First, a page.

On Prince's birthday, you can remember him for his solar energy startups

His musical legacy is not the only one Prince left

If he was still alive, Prince would be marking his 59th birthday Wednesday.

And while his long-lasting impact on the music world has been well documented, there's another part of the superstar's legacy that we're still learning about. A lot of solar energy startup companies in Silicon Valley owe their existence to Prince's philanthropy.

A piece published by Bloomberg Tuesday looks at a business incubator in Oakland that was started with money donated by Prince. Powerhouse began matching solar energy entrepreneurs with investors in 2013. Since then, their website says, they've hosted 43 solar startups that have generated $52 million in revenue.

He kept his donations a secret

It was Prince's friend Van Jones who described a 2011 conversation in which Prince asked how he could put his money to good use. Jones tells Bloomberg he and his wife suggested trying to cover Oakland with solar panels.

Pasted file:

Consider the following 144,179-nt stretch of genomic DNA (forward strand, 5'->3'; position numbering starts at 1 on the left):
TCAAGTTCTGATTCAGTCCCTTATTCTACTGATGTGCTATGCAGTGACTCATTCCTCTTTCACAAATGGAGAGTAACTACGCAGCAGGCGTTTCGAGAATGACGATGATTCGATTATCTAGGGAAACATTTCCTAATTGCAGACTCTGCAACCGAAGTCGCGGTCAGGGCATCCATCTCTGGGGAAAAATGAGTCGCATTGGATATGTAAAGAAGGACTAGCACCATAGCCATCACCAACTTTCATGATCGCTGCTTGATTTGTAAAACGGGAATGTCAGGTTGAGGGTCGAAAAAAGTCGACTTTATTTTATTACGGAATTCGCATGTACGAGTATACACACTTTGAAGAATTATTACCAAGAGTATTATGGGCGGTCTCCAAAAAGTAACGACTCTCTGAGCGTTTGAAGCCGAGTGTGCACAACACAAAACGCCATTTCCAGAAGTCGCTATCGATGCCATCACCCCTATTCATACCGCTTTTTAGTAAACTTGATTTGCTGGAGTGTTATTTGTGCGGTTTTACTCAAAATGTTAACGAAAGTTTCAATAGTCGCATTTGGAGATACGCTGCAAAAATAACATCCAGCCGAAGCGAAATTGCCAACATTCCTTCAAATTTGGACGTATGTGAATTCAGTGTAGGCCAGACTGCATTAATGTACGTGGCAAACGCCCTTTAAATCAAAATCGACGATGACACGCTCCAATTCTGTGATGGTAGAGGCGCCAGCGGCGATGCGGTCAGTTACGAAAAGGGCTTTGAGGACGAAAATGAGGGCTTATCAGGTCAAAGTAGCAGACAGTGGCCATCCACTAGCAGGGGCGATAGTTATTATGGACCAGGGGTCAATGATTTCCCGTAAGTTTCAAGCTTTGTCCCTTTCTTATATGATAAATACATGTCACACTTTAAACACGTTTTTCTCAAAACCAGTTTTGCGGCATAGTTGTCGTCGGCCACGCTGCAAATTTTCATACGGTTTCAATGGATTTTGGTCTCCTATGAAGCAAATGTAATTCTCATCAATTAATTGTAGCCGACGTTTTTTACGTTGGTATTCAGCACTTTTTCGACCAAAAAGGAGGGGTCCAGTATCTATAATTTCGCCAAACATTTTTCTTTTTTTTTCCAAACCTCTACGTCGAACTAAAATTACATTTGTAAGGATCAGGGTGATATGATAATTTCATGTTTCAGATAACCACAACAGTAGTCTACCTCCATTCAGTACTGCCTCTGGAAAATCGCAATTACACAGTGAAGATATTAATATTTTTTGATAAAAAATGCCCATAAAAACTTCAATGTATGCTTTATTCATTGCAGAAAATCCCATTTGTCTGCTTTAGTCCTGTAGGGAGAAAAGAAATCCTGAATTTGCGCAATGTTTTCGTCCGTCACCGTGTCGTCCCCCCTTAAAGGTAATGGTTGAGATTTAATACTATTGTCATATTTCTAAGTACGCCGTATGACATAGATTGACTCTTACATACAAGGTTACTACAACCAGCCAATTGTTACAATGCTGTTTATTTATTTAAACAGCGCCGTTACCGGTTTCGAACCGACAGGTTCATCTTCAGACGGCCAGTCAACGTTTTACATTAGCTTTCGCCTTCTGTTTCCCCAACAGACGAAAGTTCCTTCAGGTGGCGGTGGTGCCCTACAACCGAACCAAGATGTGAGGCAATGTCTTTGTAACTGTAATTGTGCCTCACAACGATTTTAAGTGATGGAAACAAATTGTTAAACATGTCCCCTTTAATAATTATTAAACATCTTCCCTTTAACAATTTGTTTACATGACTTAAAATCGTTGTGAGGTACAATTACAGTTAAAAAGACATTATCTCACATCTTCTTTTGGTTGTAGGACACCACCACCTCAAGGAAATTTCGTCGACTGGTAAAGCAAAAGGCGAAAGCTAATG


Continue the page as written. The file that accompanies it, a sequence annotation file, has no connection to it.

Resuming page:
Jones is the founder of Green For All and was once a green jobs adviser to President Barack Obama.

Most people were unaware of the Purple One's penchant for green philanthropy until Jones talked about it on CNN after Prince's death last year.

"He did not want it be known publicly, and he did not want us to say it. But I'm gonna say it because the world needs to know that it wasn't just the music," Jones said.

He told USA Today it was also Prince who insisted on launching the #YesWeCode campaign, which works to give kids from low-income families the skills to get a tech job.

According to Jones, it was his commitment to humility – one of the tenants of the Jehovah's Witness faith – that kept Prince from talking publicly about the causes he supported. But he says Prince sometimes arranged concerts in Oakland as "cover" for a visit to see how the projects he was funding there were doing.

Because he was secretive about his giving, no one knows how much Prince contributed to causes like solar energy. Based on anecdotes, the website Good puts it at $25 million.

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